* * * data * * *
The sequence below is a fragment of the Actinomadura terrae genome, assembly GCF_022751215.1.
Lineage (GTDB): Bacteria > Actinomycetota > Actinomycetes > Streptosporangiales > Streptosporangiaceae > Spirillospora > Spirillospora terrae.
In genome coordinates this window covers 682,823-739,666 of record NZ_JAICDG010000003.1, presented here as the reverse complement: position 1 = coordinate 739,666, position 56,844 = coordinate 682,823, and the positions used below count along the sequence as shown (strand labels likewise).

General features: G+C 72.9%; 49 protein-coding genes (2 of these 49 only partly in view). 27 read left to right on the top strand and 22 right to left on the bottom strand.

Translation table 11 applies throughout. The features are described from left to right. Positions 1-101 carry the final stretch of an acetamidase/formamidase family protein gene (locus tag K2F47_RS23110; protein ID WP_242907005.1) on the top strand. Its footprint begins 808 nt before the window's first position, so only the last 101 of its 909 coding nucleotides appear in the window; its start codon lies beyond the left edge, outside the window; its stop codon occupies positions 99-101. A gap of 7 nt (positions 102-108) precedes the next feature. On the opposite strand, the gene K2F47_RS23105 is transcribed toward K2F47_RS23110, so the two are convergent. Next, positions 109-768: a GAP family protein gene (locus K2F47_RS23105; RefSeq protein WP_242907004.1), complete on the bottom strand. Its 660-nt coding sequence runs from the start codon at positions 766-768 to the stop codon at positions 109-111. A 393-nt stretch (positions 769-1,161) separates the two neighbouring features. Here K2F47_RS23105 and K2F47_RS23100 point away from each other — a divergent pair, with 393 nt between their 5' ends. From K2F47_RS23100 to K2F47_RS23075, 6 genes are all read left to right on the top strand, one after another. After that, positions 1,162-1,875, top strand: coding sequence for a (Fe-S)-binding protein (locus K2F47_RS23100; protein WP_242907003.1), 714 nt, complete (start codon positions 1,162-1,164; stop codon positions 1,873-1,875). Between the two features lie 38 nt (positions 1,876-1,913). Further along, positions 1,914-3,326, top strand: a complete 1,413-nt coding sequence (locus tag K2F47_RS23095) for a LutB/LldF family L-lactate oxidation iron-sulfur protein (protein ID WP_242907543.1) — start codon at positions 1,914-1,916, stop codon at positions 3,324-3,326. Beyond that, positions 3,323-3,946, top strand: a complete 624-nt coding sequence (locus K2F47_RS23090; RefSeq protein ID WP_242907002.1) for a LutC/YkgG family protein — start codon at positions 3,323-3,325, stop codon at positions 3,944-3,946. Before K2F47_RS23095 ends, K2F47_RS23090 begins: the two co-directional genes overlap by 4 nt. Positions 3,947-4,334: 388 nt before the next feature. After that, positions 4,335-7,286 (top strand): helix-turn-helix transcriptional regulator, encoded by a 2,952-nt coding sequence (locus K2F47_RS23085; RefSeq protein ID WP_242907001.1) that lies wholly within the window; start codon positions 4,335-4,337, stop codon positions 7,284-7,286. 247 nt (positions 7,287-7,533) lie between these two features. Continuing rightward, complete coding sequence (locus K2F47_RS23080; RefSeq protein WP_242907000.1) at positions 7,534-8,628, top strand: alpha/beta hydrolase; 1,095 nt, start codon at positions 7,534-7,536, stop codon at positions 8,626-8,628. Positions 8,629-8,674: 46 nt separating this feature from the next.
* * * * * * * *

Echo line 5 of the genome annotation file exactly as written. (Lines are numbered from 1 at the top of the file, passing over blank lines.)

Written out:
Translation table 11 applies throughout. The features are described from left to right. Positions 1-101 carry the final stretch of an acetamidase/formamidase family protein gene (locus tag K2F47_RS23110; protein ID WP_242907005.1) on the top strand. Its footprint begins 808 nt before the window's first position, so only the last 101 of its 909 coding nucleotides appear in the window; its start codon lies beyond the left edge, outside the window; its stop codon occupies positions 99-101. A gap of 7 nt (positions 102-108) precedes the next feature. On the opposite strand, the gene K2F47_RS23105 is transcribed toward K2F47_RS23110, so the two are convergent. Next, positions 109-768: a GAP family protein gene (locus K2F47_RS23105; RefSeq protein WP_242907004.1), complete on the bottom strand. Its 660-nt coding sequence runs from the start codon at positions 766-768 to the stop codon at positions 109-111. A 393-nt stretch (positions 769-1,161) separates the two neighbouring features. Here K2F47_RS23105 and K2F47_RS23100 point away from each other — a divergent pair, with 393 nt between their 5' ends. From K2F47_RS23100 to K2F47_RS23075, 6 genes are all read left to right on the top strand, one after another. After that, positions 1,162-1,875, top strand: coding sequence for a (Fe-S)-binding protein (locus K2F47_RS23100; protein WP_242907003.1), 714 nt, complete (start codon positions 1,162-1,164; stop codon positions 1,873-1,875). Between the two features lie 38 nt (positions 1,876-1,913). Further along, positions 1,914-3,326, top strand: a complete 1,413-nt coding sequence (locus tag K2F47_RS23095) for a LutB/LldF family L-lactate oxidation iron-sulfur protein (protein ID WP_242907543.1) — start codon at positions 1,914-1,916, stop codon at positions 3,324-3,326. Beyond that, positions 3,323-3,946, top strand: a complete 624-nt coding sequence (locus K2F47_RS23090; RefSeq protein ID WP_242907002.1) for a LutC/YkgG family protein — start codon at positions 3,323-3,325, stop codon at positions 3,944-3,946. Before K2F47_RS23095 ends, K2F47_RS23090 begins: the two co-directional genes overlap by 4 nt. Positions 3,947-4,334: 388 nt before the next feature. After that, positions 4,335-7,286 (top strand): helix-turn-helix transcriptional regulator, encoded by a 2,952-nt coding sequence (locus K2F47_RS23085; RefSeq protein ID WP_242907001.1) that lies wholly within the window; start codon positions 4,335-4,337, stop codon positions 7,284-7,286. 247 nt (positions 7,287-7,533) lie between these two features. Continuing rightward, complete coding sequence (locus K2F47_RS23080; RefSeq protein WP_242907000.1) at positions 7,534-8,628, top strand: alpha/beta hydrolase; 1,095 nt, start codon at positions 7,534-7,536, stop codon at positions 8,626-8,628. Positions 8,629-8,674: 46 nt separating this feature from the next.